My partner wrapped the little guy in a piece of old towel and deposited her / him in the crotch of a tree to recover. When we investigated an hour or so later, she looked brighter of eye, but frightened by flashlight-wielding humans. By morning she was gone. The scrap of towel was undisturbed, and we hoped she had scurried away under her own power, rather than being taken by a hunter seeking weakened prey, or a scavenger.

In the face of what looks like impending global catastrophe on both climatological and political grounds, it seems ridiculous to worry about squirrels or professors fighting for territory. It seems pointless to plant a few flowers to support the local monarch butterfly population when global systems appear to be on the verge of collapse.

But I think it’s precisely because catastrophe seems so imminent that it’s important to keep attending to the small things. Being able to hold in mind and heart the fate of the smallest beings keeps me from getting lost in the whirlwind of terrifying global events. Helps keep me from losing faith in the possibilities for positive change. Maybe, too, it keeps me human.

I didn’t get a photo of the little squirrel. But here’s a chipmunk that visited my back yard a few weeks ago. Stay grounded, y’all.

25 September 2019

Wildlife-Friendly Flowers and Shrubs

This post is written as part 2 of a series to help students in my First Year Seminar course at Monmouth University, Humans and the Environment, to understand and participate in our ecological restoration project at Ross Lake Park in Long Branch, NJ.

In the first part of the project, students removed aggressive invasive species, focusing on Japanese knotweed, porcelain berry, multiflora rose, and oriental bittersweet, and in the process revealing oak  and pinchberry seedlings as well as native flowers that were being choked out by the faster-growing vines and other invasives.

In part 2, they planted several varieties of native flowers and shrubs that support pollinator species of bees and butterflies, and also provide haven for the numerous insects needed by native and migratory birds. Many native plants are quick to establish themselves, growing back from roots year after year as well as reseeding themselves, and are ideal as the base of a food chain that supports the growth of numerous varieties of insects that in turn feed cardinals, wrens, and woodpeckers, among many other species of birds either local to New Jersey or that migrate along the New Jersey coast.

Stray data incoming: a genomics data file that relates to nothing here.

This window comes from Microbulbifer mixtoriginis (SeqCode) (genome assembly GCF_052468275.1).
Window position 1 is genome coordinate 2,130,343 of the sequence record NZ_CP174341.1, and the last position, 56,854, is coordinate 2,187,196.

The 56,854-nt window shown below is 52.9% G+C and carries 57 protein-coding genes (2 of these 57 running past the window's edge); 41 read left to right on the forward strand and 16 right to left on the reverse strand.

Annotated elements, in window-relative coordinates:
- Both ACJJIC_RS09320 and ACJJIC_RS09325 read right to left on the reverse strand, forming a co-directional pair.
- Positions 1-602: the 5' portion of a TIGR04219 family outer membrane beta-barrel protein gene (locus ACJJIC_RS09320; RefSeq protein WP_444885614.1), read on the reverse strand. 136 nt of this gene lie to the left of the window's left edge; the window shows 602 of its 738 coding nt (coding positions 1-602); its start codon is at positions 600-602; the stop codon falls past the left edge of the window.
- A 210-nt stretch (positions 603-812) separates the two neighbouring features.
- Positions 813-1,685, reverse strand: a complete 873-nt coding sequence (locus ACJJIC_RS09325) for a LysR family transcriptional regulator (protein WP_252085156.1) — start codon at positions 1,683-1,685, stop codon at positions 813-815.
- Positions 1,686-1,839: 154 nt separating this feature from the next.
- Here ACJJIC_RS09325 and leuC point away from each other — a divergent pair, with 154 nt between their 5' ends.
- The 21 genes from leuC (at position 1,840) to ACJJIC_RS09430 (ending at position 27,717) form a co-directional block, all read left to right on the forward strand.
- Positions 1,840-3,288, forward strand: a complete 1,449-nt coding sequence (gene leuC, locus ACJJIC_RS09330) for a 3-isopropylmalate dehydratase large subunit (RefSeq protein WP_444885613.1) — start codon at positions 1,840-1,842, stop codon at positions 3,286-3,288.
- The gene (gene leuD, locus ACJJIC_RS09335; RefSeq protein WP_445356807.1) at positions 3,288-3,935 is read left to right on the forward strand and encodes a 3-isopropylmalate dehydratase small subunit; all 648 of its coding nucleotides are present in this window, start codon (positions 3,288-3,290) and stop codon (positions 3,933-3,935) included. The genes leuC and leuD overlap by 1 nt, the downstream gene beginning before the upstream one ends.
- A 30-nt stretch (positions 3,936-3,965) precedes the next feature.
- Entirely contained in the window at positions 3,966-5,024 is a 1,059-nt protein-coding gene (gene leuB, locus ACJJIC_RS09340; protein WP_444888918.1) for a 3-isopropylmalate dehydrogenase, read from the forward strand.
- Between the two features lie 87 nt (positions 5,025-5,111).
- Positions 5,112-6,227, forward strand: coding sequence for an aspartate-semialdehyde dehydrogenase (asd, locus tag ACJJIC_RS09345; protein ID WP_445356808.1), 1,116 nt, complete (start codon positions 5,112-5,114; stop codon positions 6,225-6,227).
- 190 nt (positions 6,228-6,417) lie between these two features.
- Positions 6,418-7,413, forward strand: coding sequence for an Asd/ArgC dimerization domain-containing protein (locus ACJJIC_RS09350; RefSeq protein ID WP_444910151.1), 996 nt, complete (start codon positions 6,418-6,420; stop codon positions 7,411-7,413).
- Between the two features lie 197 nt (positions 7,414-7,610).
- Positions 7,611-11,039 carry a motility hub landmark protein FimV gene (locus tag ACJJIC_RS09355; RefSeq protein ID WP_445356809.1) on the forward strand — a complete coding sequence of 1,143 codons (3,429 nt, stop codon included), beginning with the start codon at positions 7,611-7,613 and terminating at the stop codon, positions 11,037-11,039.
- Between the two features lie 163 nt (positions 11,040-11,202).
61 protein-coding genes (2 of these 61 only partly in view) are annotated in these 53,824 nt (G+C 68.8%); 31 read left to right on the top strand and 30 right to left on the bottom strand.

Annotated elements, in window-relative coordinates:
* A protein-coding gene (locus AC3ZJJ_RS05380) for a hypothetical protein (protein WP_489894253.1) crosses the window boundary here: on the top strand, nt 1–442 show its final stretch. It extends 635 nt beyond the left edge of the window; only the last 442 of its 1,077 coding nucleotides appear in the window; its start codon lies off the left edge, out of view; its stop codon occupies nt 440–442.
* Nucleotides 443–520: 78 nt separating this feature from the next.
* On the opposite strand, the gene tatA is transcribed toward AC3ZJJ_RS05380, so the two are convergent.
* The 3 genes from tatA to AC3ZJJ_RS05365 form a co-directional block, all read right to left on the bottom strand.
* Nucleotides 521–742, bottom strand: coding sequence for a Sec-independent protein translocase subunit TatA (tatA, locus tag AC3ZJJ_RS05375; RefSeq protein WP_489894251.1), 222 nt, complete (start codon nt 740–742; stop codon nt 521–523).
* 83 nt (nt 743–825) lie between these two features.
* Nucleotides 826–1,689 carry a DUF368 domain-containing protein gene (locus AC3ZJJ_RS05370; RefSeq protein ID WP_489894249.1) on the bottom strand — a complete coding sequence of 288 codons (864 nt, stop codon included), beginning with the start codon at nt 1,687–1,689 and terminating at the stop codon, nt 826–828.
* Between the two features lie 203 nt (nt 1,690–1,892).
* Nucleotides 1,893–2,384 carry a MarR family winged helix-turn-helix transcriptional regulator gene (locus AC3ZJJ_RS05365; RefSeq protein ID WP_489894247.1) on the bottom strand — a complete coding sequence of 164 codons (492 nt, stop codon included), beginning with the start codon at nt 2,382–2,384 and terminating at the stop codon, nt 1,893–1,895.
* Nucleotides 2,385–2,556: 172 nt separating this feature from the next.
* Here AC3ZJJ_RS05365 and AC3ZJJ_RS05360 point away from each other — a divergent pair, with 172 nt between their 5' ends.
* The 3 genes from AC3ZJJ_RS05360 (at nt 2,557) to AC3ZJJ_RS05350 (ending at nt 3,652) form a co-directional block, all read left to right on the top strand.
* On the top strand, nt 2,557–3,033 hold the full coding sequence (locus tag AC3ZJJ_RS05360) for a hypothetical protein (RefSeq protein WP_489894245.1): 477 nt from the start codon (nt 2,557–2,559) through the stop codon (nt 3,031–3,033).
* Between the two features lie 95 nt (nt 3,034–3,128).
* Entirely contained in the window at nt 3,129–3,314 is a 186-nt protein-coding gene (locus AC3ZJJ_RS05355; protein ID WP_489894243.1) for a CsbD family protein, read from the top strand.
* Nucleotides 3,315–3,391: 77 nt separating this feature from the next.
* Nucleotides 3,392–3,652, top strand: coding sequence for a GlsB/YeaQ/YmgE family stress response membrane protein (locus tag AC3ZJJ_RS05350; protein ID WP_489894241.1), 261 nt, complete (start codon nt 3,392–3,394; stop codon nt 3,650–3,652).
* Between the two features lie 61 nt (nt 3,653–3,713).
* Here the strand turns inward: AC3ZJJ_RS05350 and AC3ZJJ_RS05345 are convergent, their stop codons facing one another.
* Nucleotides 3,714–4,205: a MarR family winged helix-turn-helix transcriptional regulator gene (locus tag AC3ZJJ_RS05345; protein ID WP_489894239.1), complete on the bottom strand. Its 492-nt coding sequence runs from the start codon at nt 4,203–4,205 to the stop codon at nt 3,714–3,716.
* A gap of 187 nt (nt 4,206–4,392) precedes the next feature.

brown-eyed susan
 coneflower (echinacea)
 goldenrod (foreground) and boneset
 mountain mint
 New England aster
For more information, visit the Native Plant Finder website, where you can enter a zip code for anywhere in the US and get information based on the research of Dr. Doug Tallamy, who is an expert on the science of interactions between insects and plants (and Professor and Chair of the Department of Entomology and Wildlife Ecology at the University of Delaware).

All photos courtesy of Catherine N. Duckett, Associate Dean, School of Science at Monmouth University, whose research is on evolutionary entomology.

23 September 2019

Identifying and Removing Aggressive Invasive Species

This is written for students in Humans and the Environment, a first-year seminar at Monmouth University in central New Jersey, but may be helpful for others working to shift their lawns toward species that support local and migrating pollinators and birds.

Students in class undertake a two-day "ecological restoration project." Part one is removal of invasive species and part two is planting native flowers and shrubs. On day one, we will focus on four different invasive species that have colonized the park.

Japanese Knotweed (native to Japan)
Note the large leaves that alternate along the stem, red bamboo-like stems, and small white flowers. Japanese knotweed flowers in late summer to early fall. In spring and early summer, the leaves are red.

Porcelain berry (native to Siberia)
Porcelain berry has five-sided leaves of various forms, long, branching vines, and tough stems. Whitish berries appear in midsummer and ripen to purple and blue. Porcelain berry has long branching taproots that are quite difficult to pull up, especially once established.

Multiflora Rose (native to China, Japan, and Korea)
This is a thin-stemmed bramble with small but tough thorns requiring leather gloves to remove. It has small flowers in mid-summer and small fruits later in the season.

Oriental Bittersweet (native to China)
Oriental bittersweet has medium sized, medium green leaves with a pronounced point.
Long, tough vines climb the trunks and branches of trees, blocking sun and choking them out.

Tools and Information

Tools include gloves, pitchforks, shovels, and clippers. For more information about these and other aggressive invasive species, see the New Jersey Department of Environmental Protection Fact Sheet.

All photos courtesy of Catherine N. Duckett, Associate Dean, School of Science, Monmouth University, whose research specialization is evolutionary entomology.